While in the case of Amphioxus lanceolatus there is no doubt but that the body-cavity and the middle germ-layer are formed by an outpocketing of the watt of the codenteron, opinions upon the origin of the same parts in the case of the remaining Vertebrata are still very divergent. This results, in the first place, from the fact that the investigation, which can be carried out only by means of serial sections, is coupled with greater technical difficulties, and, secondly, because the conditions are somewhat altered, owing to the greater abundance of yolk in the eggs, and furnish less clear and intelligible views. Where in the gastrula of Amphioxus a great cavity is present, we see in the case of the remaining Vertebrates a great mass of yolk-material collected, and the ccelenteron more or less completely filled with it. Consequently there are formed in these cases for the production of the body-cavity no holloiv evaginations, but solid cell-growths, in that the parietal and the visceral lamellce of the middle germ-layer have the surfaces which inAmphioxus bound the bodycavity pressed together at the beginning of the development and separated onli/ at a, rather late stage. In order to make easier the comprehension of the somewhat dissimilar appearances furnished b an investlgation of the separate
73 Diagram to show the development of the middle germ-layers and the body-cavity in Vertebrata. Cross section of an embryo in front of the blastopore.
Medullary plate; ch, fundament of the chorda; ak, classes of Vertebrates, outer, ik, inner gei-m-layer ; mk 1 , parietal, rnk", visceral , -, M 'fU lamella of the middle germ-layer; d, yolk-mass; dk, 5t, Wltn yolk-nuclei ; dh, intestinal cavity ; Ih, body-cavity.
the aid of two diagrammatic figures, how, according to a series of investigations which I have undertaken, the development of the middle germ-layer and the body-cavity would take place in the case of the vertebrated animals.
One of the diagrams (fig. 73) represents a cross section in front of the blastopore. It exhibits the inner germlayer (ik) extensively thickened on the ventral side by the deposition of yolk (d), so that the crelenteron is reFig. 74. Cross section of an Amphioxus embryo. duced to a Small cavity (dh).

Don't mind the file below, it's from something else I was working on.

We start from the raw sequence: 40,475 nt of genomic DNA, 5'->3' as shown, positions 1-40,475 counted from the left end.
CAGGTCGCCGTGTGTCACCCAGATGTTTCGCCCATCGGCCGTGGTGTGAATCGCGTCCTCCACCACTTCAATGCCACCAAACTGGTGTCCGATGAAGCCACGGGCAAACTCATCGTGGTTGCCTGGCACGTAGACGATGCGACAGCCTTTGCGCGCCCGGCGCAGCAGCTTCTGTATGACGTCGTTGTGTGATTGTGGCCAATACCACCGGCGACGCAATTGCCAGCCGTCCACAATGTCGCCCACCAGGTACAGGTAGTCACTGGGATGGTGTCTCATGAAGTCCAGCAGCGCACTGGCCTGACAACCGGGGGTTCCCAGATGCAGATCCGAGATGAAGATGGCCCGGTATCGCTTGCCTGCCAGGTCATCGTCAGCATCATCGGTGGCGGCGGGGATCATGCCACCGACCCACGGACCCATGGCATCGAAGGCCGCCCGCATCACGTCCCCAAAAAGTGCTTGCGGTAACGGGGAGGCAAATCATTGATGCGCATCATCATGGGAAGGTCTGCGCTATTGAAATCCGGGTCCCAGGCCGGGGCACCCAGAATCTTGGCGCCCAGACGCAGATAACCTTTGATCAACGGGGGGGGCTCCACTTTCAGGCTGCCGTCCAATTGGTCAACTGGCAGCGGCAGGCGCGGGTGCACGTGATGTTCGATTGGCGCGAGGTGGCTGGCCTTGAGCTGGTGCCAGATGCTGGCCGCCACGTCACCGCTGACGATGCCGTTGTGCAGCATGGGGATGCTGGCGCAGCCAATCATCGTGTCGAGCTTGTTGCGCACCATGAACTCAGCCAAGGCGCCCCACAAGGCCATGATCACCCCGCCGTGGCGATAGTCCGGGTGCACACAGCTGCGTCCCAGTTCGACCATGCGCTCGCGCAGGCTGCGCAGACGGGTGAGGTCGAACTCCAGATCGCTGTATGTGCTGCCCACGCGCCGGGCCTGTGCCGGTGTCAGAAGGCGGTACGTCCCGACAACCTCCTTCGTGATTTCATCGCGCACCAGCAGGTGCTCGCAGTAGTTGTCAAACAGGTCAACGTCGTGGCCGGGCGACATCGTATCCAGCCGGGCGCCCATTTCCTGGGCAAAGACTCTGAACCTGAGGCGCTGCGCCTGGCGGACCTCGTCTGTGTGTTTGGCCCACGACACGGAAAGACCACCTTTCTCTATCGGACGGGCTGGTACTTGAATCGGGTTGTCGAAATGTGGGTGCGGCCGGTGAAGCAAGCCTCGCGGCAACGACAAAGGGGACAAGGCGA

In the roof of the co3lenteron there lies a single layer of cells (ch), the fundament of the chorda, characterised by their cylindrical form. On both sides of it the inner germ -layer has developed evaginations, the two body-sacs (Ih), which have grown down some distance between the yolk-mass and the outer germ-layer. Their wall (mk l and mk y ) is composed of small cubical or polygonal elements, shaded darker in the diagram. The ccelenteron is distinctly separated by means of the two ccelenteric folds (* *) into a median or intestinal cavity proper (dli), lying beneath the chordal fundament, and the two narrow body-sacs (Hi), which communicate with the former only by means of narrow fissures (* *) at the right and left of the chordal fundament. The figure is easily reducible to the preceding (p. 113) cross section of an Amphioxus embryo (fig. 74), if we conceive the simple epithelium on the ventral side of the latter thickened by an accumulation of yolk, and the two small body-sacs grown down a certain distance between yolk-mass and outer germ-layer.
See explanation of Fig. 70. ale, Outer, ik; inner, mk, middle germ-layer; ch, chorda.
In the second diagrammatic cross section, which is through the blastopore (fig. 75), the ccelenteroii (ud} is wholly filled up with the yolkmass (d). The body-sacs (Ui) described in the first diagram are to be seen here also, as they crowd themselves downwards between yolk and outer germ-layer. Their walls are composed of small cells, and the outer or parietal layer (mk l ) merges into the outer germ-layer at the blastopore, while the inner or visceral layer (mk 2 } is continuous with the yolk-mass or the inner germ -layer.
Were the conditions in Vertebrates such as the two diagrams represent, there could no longer be any doubt in regard to them, any more than in the case of Amphioxus, that the body-cavity is developed out of two evaginations of the coelenteron, and that its walls constitute the two middle germ-layers. But there is not a single Vertebrate which presents such clear and convincing evidence. The distinctness is everywhere diminished, most of all by the fact that the parts which are to be interpreted as body-sacs no longer enclose cavities, because their walls are firmly pressed together, in consequence of the fact that the greater collection of yolk requires the space for itself. Consequently we find, in place, of the body-sacs exhibited in the diagram, solid masses of cells, for which it remains to be established that then correspond to the sacs in position and development.
Fig. 75. Diagram to show the development of the middle germ-layers and the body-cavity in Vertebrata. Cross section through the blastopore of an embryo.
u, Blastopore ; ud, coelenteron ; Ui, body-cavity ; d, yolk ; ak, oniev germ-layer ; mk\ parietal, mk'-, visceral lamella of the middle germ-layer.